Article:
All it takes is $130, and you can do away with your lackluster TV speakers and upgrade to a soundbar that boasts both thumping bass and crystal-clear dialogues.
It seems like a no-brainer, but some consumers will still try to hit a grand slam by spending well north of $500 for a soundbar. Their thinking goes, “The more I spend, the better the product should be.” Wrong.
What TCL has shown us through its TV offerings over the years is that being pricier doesn’t necessarily mean it’s better. The same can be said for TCL’s soundbars. There are four versions currently available, and two of the versions come with a subwoofer. For this article, let’s dive deeper into the more expensive one called Alto 7+. If you’re looking for comparable competitors, the lower-end Yamaha and VIZIO soundbars could fit that bill.
What really strikes you at first is the minimalist design (long, slim, mesh grills and TCL logo in center) and the no-frills attitude that it exudes. You certainly won’t expect much from just looking at the exterior. But it does indeed pack a punch, as the 160 watts can attest, and it works just fine with your run-of-the-mill dramas to action-packed Marvel movies. The wireless subwoofer is quite convenient, as you can place it anywhere you see fit, and it will surely add that necessary muscle to your audio experience.
The soundbar comes with three distinct listening modes: Movie, Music and News. The News mode really captures the nuances of any dialogue and the Movie mode tries to give you that dynamic sound you would likely get at a cinema. The sound can get loud at times, but it’s the clarity without the annoying distortion that impresses.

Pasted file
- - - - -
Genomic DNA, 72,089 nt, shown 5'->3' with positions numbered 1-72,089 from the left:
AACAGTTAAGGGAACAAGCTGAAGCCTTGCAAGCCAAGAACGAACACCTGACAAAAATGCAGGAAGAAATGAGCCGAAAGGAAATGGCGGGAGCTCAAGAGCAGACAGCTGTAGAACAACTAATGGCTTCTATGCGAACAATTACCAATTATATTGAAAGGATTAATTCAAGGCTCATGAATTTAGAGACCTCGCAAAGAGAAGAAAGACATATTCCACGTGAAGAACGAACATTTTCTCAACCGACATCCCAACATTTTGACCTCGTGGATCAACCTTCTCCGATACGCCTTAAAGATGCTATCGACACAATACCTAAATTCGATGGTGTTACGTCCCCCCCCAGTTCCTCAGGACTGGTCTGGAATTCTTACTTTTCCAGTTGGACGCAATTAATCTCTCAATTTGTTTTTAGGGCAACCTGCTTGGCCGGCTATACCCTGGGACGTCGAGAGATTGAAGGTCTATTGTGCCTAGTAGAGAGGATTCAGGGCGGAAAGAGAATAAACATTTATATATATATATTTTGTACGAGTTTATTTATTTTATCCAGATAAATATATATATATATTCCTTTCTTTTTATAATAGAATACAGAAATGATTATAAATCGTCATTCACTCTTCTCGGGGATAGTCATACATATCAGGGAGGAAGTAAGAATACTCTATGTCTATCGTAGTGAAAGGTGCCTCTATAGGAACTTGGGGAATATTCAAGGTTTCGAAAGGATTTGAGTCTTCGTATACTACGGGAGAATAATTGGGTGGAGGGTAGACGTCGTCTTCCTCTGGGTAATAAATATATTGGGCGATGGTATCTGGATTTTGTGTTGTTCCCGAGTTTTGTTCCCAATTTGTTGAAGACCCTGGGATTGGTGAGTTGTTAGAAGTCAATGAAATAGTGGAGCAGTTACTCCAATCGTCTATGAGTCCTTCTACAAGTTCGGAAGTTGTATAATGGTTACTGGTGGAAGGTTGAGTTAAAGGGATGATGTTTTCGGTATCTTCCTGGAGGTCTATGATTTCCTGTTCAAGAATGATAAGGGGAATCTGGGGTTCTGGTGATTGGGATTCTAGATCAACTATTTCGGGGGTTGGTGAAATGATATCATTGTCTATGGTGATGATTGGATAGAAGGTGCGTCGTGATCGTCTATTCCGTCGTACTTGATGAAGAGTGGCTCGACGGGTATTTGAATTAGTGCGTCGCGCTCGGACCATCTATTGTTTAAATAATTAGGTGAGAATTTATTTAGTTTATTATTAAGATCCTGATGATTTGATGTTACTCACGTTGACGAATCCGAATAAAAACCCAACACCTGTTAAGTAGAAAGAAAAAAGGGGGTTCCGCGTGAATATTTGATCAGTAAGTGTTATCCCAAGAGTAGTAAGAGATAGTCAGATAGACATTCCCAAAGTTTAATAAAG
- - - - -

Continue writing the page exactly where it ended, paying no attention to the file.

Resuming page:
Will this soundbar be a suitable substitute for, let’s say, a Sonos product? Highly unlikely, but if you’re only going to be using it for movies and TV programs, it is indeed a fantastic bargain.
But if you’re looking to utilize Wi-Fi, which you can’t with the Alto 7+, and take full advantage of syncing capabilities and all of the streaming options out there, then a device like Sonos Beam would probably be a better fit for you. Keep in mind that the Alto 7+ does support Bluetooth pairing, so if you’re inclined to use your smartphone for music, yes, you can stream music that way.
There seems to be little risk in taking a chance with the Alto 7+. At the unbeatable price point of $130, why not take a shot? You could end up being pleasantly surprised.
Ethen Kim Lieser is a Tech Editor who has held posts at Google, The Korea Herald, Lincoln Journal Star, AsianWeek and Arirang TV.